Monday, June 5, 2017

How do I really feel about Beowulf?

Beowulf came to me, not as lightning out of a clear sky, but as the treasure-laden funeral ship of Scyld: gray prow and mast and ropes looming up out of the mist, the guilt edges of the golden sail billowing just beyond sight.

When I first read the poem, as a young lad, I could only see the faintest outline of its dragon-headed prow. It was a story full of monsters, one which happened "in days of yore" in a land and culture so far from my own that it may as well have been on another planet. But there was something familiar about it even then, though I did not know what, and discovering the poem was like remembering something that I had forgotten.

As I grew older and read the poem again and again the outline of the ship became clearer, and I even began to mark the significance of the strange carvings on its ring-whorled prow. Or rather, I began to attempt to infuse them with significance of my own, for I knew that they must mean something, so I tried to give them meanings which they could not hold. The ship was fixed, like an island in the sea; it would endure, it was I who was falling away into the mist.

Then I first began to see where other men and women had also struggled to draw the ship into their own harbor, catching it with great hooks of iron and trying to drag it out of the mist and re-purpose it for their own use. "This is a fine ship," they said, "and it is a great shame that it should hold only the bones of a dead man. We will draw it into our harbor and make it useful again, to carry more practical cargo or make raids upon our enemies.." But it could not be done. For when those men had drawn their catch to shore they found they had not captured a living vessel at all, but only dead flotsman and jetsam - unsound vessels which could not keep out the sea.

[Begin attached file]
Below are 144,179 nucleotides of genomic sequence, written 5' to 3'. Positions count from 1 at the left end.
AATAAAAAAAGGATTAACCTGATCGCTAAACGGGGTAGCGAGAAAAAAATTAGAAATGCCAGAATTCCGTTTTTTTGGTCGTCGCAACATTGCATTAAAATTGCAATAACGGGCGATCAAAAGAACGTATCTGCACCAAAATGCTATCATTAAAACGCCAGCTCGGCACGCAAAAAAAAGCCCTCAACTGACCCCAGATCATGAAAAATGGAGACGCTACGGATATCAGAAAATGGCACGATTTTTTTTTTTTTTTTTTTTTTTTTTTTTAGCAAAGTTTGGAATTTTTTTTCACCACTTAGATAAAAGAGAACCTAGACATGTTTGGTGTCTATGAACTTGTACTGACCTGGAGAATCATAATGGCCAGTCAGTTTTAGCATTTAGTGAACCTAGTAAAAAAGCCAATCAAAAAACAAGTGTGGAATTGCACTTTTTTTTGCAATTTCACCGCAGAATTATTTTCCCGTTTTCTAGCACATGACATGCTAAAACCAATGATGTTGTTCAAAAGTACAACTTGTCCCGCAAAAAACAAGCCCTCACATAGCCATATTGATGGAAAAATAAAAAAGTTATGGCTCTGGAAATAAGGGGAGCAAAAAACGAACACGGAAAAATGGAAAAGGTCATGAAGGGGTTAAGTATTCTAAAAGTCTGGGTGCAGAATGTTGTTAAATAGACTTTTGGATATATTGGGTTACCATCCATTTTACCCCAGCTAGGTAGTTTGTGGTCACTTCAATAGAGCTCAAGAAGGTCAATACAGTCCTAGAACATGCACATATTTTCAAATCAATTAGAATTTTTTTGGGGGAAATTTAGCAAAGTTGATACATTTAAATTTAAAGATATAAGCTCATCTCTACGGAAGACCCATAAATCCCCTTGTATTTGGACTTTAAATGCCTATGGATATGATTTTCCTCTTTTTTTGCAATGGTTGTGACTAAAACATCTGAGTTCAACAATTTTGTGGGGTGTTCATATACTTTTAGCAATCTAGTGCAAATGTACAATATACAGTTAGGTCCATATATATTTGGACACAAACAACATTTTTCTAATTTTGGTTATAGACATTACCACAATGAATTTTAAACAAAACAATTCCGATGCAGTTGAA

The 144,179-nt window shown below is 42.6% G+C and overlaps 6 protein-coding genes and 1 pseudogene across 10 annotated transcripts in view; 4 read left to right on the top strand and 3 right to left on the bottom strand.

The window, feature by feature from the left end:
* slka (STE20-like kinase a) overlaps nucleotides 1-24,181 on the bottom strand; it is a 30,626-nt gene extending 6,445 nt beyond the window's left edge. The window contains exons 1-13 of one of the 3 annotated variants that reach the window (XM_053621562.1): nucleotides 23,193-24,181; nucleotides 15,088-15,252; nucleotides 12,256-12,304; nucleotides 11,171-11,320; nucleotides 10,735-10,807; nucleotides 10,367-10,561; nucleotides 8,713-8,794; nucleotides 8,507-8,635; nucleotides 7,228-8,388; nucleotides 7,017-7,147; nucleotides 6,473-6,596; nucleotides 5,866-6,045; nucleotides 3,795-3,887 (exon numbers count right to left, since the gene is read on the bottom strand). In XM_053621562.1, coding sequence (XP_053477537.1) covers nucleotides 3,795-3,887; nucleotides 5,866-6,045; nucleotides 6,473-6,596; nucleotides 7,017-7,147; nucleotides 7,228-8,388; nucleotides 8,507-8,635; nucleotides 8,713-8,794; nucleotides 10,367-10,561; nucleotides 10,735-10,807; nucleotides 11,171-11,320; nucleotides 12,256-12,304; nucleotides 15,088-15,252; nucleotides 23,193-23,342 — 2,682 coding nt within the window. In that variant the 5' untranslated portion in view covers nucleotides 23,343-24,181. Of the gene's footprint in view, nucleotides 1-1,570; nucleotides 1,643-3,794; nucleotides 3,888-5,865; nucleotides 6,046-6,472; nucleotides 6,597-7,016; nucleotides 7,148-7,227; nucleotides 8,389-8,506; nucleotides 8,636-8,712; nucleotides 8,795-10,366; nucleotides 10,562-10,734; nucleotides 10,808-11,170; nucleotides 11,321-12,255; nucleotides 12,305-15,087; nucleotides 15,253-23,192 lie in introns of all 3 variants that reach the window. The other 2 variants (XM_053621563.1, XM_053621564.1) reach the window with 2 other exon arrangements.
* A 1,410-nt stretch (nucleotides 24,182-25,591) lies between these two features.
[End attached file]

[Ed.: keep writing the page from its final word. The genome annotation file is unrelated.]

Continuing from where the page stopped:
Abandoning this plan, I began to chase the ship itself, determined that if I could not bring it into my own harbor, I would instead cling to some rope or spar, and let the ship carry me where it would. It was only when I learned to read Anglo-Saxon that the whole outline of the ship became clear to me for the very first time: tall, icy, ring-whorled, the beds of ancient kings and heroes laid out upon biers of gold under ancient standards, gray ropes trailing through the mists. I can see only the faintest glitter of that treasure now, and yet I no longer wish to fill my pockets with rings and gems to take home and strew among my pet causes and soapboxes. I cling to the side, damp with mist and the spray of the sea-foam, and hope that Scyld's ship will take me back, by the straight road, to Those who sent him.

Joining the Chorus of Martyrs: Culture, Evangelical Copypasta, and the 40 Holy Martyrs of Sebaste

Today, on the Revised Julian Calendar used by the Orthodox Church in America, it is the feast of the 40 Holy Martyrs of Sebaste. This feast ...